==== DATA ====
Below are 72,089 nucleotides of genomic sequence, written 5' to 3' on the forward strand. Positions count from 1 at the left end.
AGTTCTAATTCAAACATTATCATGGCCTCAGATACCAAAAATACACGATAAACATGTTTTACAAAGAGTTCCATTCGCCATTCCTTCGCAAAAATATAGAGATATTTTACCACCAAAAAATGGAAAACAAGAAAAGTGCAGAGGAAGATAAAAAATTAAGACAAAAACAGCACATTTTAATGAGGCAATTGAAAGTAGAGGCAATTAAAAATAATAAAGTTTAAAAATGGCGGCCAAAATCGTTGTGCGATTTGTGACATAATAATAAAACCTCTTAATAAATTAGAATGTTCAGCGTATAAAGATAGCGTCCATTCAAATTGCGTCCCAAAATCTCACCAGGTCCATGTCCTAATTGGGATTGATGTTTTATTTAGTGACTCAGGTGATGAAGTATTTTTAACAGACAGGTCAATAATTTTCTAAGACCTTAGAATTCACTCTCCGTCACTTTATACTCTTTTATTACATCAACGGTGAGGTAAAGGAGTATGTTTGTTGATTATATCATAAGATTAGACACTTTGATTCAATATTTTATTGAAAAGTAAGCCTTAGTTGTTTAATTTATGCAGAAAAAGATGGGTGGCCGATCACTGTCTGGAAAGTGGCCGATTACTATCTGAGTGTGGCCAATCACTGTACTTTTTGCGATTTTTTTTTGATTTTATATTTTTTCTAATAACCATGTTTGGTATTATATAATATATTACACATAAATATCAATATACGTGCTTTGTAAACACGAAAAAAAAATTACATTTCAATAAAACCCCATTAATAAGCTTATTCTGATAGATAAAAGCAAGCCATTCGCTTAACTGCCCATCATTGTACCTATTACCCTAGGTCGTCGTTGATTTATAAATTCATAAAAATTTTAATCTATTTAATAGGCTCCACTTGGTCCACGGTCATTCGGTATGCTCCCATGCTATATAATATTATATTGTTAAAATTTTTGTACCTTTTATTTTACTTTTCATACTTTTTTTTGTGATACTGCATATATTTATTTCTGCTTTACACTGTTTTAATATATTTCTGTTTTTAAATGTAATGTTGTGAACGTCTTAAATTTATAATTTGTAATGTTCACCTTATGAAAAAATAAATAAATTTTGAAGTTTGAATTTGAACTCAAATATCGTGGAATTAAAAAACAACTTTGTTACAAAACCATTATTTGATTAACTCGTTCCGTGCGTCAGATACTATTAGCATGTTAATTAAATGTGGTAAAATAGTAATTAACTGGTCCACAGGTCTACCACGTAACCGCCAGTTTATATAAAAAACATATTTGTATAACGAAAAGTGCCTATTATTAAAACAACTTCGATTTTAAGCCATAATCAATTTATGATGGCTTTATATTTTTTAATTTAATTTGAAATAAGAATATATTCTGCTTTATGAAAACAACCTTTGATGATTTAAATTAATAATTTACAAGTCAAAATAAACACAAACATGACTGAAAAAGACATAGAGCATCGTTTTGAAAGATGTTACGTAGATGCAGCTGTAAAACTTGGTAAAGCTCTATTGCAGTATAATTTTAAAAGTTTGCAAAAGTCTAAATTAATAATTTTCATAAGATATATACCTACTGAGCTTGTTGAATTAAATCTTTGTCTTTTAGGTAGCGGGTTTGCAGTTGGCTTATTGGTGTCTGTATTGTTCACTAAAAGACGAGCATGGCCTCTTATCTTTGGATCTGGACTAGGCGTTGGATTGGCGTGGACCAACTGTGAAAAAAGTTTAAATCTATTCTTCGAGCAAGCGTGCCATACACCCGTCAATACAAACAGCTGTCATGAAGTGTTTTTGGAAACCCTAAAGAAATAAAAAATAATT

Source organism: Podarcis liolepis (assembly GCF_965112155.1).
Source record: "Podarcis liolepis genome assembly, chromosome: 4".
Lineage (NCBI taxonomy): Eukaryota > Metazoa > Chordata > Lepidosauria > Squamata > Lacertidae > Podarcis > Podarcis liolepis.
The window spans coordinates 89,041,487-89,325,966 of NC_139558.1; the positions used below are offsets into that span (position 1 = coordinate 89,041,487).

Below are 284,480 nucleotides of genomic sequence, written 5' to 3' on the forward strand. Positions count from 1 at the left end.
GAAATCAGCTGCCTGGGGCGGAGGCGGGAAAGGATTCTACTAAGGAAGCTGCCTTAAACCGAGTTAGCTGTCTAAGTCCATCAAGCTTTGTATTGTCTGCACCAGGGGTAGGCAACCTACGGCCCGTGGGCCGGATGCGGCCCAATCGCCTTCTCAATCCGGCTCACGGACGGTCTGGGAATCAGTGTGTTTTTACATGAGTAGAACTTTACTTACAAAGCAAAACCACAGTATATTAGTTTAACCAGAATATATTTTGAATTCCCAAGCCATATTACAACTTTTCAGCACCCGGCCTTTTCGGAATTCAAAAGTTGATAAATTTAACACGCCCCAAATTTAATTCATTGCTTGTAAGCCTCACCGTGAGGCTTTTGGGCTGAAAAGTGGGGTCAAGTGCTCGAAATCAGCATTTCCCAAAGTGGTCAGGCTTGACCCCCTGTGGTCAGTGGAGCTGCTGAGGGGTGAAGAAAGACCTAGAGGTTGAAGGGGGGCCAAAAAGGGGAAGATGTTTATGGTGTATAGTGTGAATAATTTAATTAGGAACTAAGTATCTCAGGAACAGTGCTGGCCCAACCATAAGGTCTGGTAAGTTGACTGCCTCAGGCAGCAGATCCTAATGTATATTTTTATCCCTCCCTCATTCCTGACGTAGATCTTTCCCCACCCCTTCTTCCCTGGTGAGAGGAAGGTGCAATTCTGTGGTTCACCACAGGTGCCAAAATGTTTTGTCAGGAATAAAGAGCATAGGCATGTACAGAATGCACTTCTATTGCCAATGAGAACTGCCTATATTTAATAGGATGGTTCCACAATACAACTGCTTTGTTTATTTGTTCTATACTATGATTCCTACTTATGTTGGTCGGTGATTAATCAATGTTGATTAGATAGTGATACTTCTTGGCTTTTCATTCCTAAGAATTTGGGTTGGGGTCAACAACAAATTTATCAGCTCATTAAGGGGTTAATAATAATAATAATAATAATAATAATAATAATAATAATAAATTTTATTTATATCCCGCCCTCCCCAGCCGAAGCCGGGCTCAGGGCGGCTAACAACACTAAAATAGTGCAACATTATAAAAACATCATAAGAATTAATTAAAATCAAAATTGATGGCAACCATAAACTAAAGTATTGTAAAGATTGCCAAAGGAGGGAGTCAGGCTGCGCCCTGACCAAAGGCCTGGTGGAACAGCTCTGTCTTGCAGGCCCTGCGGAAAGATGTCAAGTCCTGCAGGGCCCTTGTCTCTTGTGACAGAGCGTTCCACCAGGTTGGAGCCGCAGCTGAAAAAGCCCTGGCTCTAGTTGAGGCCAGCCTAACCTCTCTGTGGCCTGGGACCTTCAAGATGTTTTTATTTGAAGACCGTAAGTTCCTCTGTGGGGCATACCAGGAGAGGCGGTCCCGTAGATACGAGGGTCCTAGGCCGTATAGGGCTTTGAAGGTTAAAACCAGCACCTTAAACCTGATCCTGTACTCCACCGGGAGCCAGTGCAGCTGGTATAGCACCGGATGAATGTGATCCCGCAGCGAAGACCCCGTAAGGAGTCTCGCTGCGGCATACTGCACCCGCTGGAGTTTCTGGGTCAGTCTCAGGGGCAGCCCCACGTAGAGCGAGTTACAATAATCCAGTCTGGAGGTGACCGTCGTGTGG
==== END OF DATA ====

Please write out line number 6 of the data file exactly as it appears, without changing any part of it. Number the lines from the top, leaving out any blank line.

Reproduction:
The window spans coordinates 89,041,487-89,325,966 of NC_139558.1; the positions used below are offsets into that span (position 1 = coordinate 89,041,487).